By Jim Schutze
By Rachel Watts
By Lauren Drewes Daniels
By Anna Merlan
By Lee Escobedo
By Eric Nicholson
"What do you know about the Dixie Mafia?"
"Nothing...They're not like the organized crime families. There's a bunch that deals drugs. There's a bunch that hijack trucks and commit armed robberies...They're not associated with each other. The only thing they have in common, they're all violent criminals."--from Tishomingo Blues
It is a time etched into the gothic legend of the South, from Dallas to New Orleans to Biloxi, when the deeds of an unsavory band of high-crime doers known as the Dixie Mafia became part of the regional folklore. If it were financially rewarding and against the law, they did it, including controlling the flourishing gambling industry that had briefly earned pre-Las Vegas Dallas recognition as the "Monte Carlo on the Trinity." Old-time law enforcement officers recall the bloody wars fought to protect turf--a car-bombing here, a gangland ambush there.
According to one oft-told story, famed crime boss Al Capone sent members of his Chicago underground family to muscle in on the Southern states' moneymaking only to be told by his scouts that members of the Southern mob were simply too damn mean to mess with.
Yet, unlike the organized crime of New York and Chicago fame, the Dixie Mafia operated without visible leadership or real organization. There was no capo, no godfather, no syndicate or single family calling the shots. It was, in truth, little more than a catchy and colorful name given to all those earning big paydays from gambling, dope and prostitution; a ghastly and ghostly apparition, some say, with few faces or names.
Dallas' Jim Gatewood, a longtime crime historian who recently authored a biography of former Dallas County Sheriff Bill Decker, says at no point in his extensive research did he ever run across any proof that there was, in fact, an organized crime group that operated as the Dixie Mafia. "It was," he says, "a catch-all name for a lot of bad actors back in those days." Even the time frame is cloudy. There are those who say it took form sometime in the early '40s and continued well into the late '60s. Others remember it being a part of the criminal vocabulary for a much shorter time span and referred to in less lyrical terms. Disdainful law enforcement officials, the stories go, liked to call it the Cornbread Cosa Nostra.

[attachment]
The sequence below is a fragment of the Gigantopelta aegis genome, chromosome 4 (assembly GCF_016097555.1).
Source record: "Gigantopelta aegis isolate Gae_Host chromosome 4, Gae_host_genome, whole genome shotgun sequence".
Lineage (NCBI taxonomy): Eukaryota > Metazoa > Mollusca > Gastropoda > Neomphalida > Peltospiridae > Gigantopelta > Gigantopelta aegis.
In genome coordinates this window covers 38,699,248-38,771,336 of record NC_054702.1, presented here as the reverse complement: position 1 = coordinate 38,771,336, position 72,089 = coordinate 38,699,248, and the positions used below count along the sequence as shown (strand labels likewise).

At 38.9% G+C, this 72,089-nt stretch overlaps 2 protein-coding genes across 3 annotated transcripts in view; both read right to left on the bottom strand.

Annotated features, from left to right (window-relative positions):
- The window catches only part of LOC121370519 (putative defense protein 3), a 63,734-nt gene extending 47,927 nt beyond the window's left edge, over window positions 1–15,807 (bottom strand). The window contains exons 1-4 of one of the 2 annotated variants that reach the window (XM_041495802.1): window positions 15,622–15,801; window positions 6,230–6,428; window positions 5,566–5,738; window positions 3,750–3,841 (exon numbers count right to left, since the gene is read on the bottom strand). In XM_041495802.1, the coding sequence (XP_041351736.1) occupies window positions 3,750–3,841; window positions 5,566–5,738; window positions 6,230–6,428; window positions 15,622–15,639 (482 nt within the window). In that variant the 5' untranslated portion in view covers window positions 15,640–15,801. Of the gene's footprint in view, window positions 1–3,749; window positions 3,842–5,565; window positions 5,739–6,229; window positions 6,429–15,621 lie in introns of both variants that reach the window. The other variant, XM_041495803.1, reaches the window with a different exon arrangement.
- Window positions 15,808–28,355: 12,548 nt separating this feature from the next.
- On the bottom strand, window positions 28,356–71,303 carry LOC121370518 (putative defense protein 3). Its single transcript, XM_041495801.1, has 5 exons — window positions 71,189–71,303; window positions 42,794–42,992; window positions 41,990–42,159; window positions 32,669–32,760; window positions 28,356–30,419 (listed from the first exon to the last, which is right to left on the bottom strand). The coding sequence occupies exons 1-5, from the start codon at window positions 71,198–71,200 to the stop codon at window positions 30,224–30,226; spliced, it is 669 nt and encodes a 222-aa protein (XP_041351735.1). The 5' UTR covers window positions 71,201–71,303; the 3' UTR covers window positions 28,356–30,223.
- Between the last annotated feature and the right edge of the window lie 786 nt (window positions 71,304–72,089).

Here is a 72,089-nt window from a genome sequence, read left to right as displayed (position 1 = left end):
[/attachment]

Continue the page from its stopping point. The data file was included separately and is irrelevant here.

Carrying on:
Award-winning mystery writer Elmore Leonard, who uses members of the nebulous group as characters in his latest best seller, Tishomingo Blues, admits that researching the organization was like trying to bottle smoke. While gathering material for the 37th novel of his celebrated career, he says, he found illegal activity aplenty credited to the Dixie Mafia. "For instance, one of the most unusual cons they supposedly ran," he says, "was forcing fellow crooks who were in prison to write these heart-tugging letters to people on the outside, soliciting money to help them with their appeals or the hiring of a more efficient lawyer, then collecting the take--which, I understand, was sizable.
"But the truth is there was apparently never any really organized Mafia in the South. Anyone who was into major criminal activity back then was automatically considered part of the Dixie Mafia."
But, hey, Leonard writes fiction, so what's to keep him from fudging the facts a bit and filling his latest effort with a cast of characters that would make any real-life Dixie Mafia-ex cringe? If you've read Leonard, which millions have during his 50-year career, you know to count on one thing: The bad guys who populate his fiction are hilariously inept, a tad dim-witted and generally likable despite the deeds they do.
Regular appearances on The New York Times best-seller list, Grand Master recognition and Edgar Awards from the Mystery Writers of America, and 18 movies made from his works aside, the 77-year-old author clearly has fun in the workplace.
"I could never write a book about a serial killer or some dark character that is totally evil," he says. "You could meet the people I write about in a bar, talk with them for a while and have absolutely no idea they lead a criminal life."
Which is to say in this era of endless hardback blood splatter and Silence of the Lambs knockoffs, the mystery fiction of Leonard, filled with snappy dialogue, zany situations and outrageous characters, offers more frolic than fright. Who else would team a priest and a stand-up comic in leading roles, then send them off to genocide-stricken Rwanda as he did in his Pagan Babies? Or turn a mob enforcer into a movie producer as he did in Get Shorty? The main character of Tishomingo Blues is a daredevil high-diver who thrills casino crowds by doing a forward three and a half into a shallow tank 80 feet below when he's not entangled in a plot to commit murder.
And now the author who has enjoyed success in the bookstores and on the big screen (Get Shorty, Glitz, Jackie Brown, Out of Sight) is looking back on his boyhood wanderings for locations of future works.
"I've never set a book in Texas," he says, "but a novella ("Tenkiller") that will be included in a collection of short stories due out next year will open at the Bud Light Bullriding Championships in Austin. And lately I've been thinking about a novel that will be set in Oklahoma in the 1930s."
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